Tim Minchin’s musical version of Groundhog Day opened at the Old Vic this week. Viv Wilby gets stuck in Punxsutawney
It goes without saying, but I shall say it anyway, that Groundhog Day is one of those movies that gave rise to a notion that has entered popular consciousness. People who haven’t seen it, (even my dad, probably) know Groundhog Day means being stuck in a repeating pattern, forced to go through the same experiences over and over. Even Chris Boardman mentioned it on the Olympics last night as the keirin race was started for the third time. Everyone gets it.
It’s this kind of recognition factor that has no doubt made it an attractive property to adapt into a musical show. I’ve noted before that modern librettists have found inspiration in movies: everything from Billy Elliot to Dirty Dancing; familiarity, sentiment and nostalgia for the original helping deliver up a smash hit. After the storming success of Matilda, Australian songwriter and comedian Tim Minchin has teamed up with the one of Groundhog Day’s original writers — Danny Rubin — and after a couple of weeks of previews, the show (directed by Matthew Warchus) premiered at London’s Old Vic this week.
If anybody needs reminding, Groundhog Day is about Phil Connors (played by Bill Murray), an obnoxious TV weatherman required to report – for the nth year running – on a folksy seasonal ceremony from sleepy and snowy Punxsutawney, Pennsylvania. He despises the whimsical ritual and local yokels and can’t wait to get out of there, but discovers he’s trapped. In a bit of cosmic vengeance, Phil is forced to live Groundhog Day over and over until he changes his ways and the curse is lifted.
Adapting this into a stage musical feels like it must have been challenge, the plot imposes some major structural constraints. Only one character, Phil, can change and develop, denying us the usual flowering of secondary plots and emotions. And a couple of minor characters perform their own songs, but they’re pointless and fail to land. The show does try to beef up the character of Rita, Phil’s producer, who becomes the focus of his romantic efforts and energies, and the eventually the locus of what remains of meaning in his life. Rita gets the standout song of the show’s first act (and is generally more interesting than Andie MacDowell was in the film – not difficult) but like everyone else who is not Phil she is reset at the start of each day, like a doll in a music box.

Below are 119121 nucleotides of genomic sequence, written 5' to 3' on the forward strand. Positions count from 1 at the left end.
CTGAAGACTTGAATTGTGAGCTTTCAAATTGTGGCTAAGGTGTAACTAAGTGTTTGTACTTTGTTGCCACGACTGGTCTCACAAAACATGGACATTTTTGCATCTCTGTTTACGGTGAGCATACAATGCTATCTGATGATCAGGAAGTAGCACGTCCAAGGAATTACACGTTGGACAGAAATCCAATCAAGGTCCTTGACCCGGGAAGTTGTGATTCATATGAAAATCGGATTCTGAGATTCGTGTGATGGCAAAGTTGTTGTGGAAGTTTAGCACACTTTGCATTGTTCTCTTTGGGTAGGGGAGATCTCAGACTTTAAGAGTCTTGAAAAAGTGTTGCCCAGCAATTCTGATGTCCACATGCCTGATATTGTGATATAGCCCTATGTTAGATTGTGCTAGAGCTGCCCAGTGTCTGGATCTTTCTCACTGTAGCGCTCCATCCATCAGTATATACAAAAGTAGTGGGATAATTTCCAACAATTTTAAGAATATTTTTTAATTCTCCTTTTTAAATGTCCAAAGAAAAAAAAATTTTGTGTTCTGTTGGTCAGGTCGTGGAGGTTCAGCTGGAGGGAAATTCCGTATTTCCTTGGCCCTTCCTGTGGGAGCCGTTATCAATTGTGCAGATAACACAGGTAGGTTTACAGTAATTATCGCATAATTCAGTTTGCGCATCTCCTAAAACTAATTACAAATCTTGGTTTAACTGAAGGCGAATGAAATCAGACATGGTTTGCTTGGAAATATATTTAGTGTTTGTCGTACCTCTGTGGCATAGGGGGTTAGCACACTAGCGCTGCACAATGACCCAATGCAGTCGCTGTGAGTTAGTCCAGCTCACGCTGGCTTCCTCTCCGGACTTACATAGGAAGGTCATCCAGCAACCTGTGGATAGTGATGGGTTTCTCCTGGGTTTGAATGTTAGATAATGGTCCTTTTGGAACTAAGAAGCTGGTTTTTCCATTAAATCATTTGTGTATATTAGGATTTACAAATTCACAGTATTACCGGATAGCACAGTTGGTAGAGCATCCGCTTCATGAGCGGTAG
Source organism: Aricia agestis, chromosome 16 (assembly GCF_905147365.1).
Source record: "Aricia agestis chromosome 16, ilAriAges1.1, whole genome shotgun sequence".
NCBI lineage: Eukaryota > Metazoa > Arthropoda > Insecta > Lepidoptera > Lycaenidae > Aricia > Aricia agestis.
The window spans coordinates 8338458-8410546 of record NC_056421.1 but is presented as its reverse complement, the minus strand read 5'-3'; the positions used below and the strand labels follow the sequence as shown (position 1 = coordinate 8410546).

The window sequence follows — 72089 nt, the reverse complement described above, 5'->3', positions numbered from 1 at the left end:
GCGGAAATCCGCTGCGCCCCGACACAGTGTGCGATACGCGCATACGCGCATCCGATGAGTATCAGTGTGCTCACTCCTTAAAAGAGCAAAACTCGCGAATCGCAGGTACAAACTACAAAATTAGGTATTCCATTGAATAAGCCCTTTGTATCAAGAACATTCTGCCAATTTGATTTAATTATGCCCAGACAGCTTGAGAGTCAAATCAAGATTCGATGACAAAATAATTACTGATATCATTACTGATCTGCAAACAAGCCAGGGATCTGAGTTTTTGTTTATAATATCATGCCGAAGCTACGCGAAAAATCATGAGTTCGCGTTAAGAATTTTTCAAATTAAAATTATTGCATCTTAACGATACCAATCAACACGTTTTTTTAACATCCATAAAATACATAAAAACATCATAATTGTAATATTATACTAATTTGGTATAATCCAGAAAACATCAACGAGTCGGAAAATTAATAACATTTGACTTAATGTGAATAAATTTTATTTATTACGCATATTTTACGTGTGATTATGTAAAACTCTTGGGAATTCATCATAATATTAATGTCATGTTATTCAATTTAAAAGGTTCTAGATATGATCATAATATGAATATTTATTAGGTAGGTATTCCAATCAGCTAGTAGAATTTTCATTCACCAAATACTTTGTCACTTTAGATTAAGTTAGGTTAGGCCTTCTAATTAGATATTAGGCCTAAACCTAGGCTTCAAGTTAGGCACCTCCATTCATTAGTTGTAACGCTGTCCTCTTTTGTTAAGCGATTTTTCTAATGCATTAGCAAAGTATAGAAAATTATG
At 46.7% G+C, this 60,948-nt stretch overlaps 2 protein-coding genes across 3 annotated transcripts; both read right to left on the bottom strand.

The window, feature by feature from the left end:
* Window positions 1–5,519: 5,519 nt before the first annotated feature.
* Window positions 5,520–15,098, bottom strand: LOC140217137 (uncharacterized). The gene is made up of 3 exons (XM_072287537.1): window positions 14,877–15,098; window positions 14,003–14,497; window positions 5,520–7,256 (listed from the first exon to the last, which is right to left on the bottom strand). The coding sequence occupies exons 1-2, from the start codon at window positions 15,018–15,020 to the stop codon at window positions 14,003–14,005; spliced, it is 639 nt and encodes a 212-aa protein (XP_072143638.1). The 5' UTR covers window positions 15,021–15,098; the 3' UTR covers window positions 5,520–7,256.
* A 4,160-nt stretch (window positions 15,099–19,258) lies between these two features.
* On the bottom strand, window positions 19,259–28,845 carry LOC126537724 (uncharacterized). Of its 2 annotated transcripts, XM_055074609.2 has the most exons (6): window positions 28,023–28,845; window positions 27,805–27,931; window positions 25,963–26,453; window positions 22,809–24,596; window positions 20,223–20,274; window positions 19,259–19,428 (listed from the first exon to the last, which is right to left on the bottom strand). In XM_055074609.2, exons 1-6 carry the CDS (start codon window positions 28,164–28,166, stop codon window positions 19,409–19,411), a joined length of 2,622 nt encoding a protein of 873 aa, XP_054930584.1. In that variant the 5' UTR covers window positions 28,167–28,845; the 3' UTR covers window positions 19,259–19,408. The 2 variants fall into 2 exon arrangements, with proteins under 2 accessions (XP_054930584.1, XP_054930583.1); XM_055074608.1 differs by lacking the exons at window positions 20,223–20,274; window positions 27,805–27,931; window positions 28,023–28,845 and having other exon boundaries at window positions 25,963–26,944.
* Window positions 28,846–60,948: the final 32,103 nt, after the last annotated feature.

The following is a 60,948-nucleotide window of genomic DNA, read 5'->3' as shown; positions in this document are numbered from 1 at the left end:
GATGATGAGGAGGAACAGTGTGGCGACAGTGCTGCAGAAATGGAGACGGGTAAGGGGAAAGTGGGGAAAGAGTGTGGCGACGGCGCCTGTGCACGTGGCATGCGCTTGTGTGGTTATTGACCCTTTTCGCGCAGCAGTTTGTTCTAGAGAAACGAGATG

Another problem is the film’s heavy reliance on Bill Murray’s laconic charisma, his jaded cynicism and mastery of the world-weary reaction shot. It’s tough to pull off this kind of close-up, understated comic work on stage, certainly in a musical, and Stage Phil, played by Broadway import Andy Karl, is altogether slicker, younger, handsomer. More Don Draper than Pete Venkman. While I normally disapprove of stunt casting, and while Karl is perfectly fine, it feels like a bolder casting choice could have been made.
Also lost are the movie’s memorable cameos. Everyone remembers Stephen Tobolowsky’s Ned Ryerson, the annoying insurance salesman who accosts Phil each morning, the character sketched in in just a few broad strokes: the gaping mouth, the horn-rimmed glasses, the grating banter. Stage Ned, played by someone altogether too young and too pretty, just in specs and duffel coat, makes little impression. Everyone apart from the principals is doubling up as two or three assorted townsfolk, so you can see why they had to go that way, but it’s a shame it doesn’t work a bit better.
Nevertheless, the show just about manages to overcome these structural problems. We go through Groundhog Day with Phil once, then again, then on the third time my bottom began to twitch. Is this it? Is this all we’re going to get? A seemingly endless loop of waking up in the grubby B&B (not to the blaring of Sonny and Cher’s I Got You Babe, as in the movie), chat about coffee with the landlady, the groundhog ceremony, the diner, the restaurant and repeat. But the show has a pretty good sense of when the audience is going to get bored and takes Phil to new places just when you think it might not. There’s an amusing number that skewers quack therapists (one of Minchin’s bete noires) as Phil seeks a psychological cure for his predicament; there’s his alcohol fuelled rampage culminating in a very simply but effectively staged car chase, and the suicide montage that opens the second act is the right blend of dark and comic, and includes again a very simple but effective stage illusion that drew applause from the audience. The ending is moving, feels earned and is beautifully low key. I loved the final tableau – appropriately romantic but I think also tipping the hat to the show’s cinematic origins.
Minchin’s songs are pleasing if not particularly memorable and there is plenty of clever wordplay and rhymes – cupboard and L Ron Hubbard, for one. I really liked the show’s big song, Seeing You, which felt like a song I’d always known. Another, along the lines of “if I had to relive one day in my life, couldn’t it have been that one”, offers a neat insight that feels a little underexplored.
Whether Groundhog Day will have audiences going back for more (see what I did there?) or is set to repeat (and again?) the transatlantic success of Matilda remains to be seen; I wouldn’t be surprised if its appeal proves too niche and the lack of star pulling power may not help. But it’s inventive and enjoyable.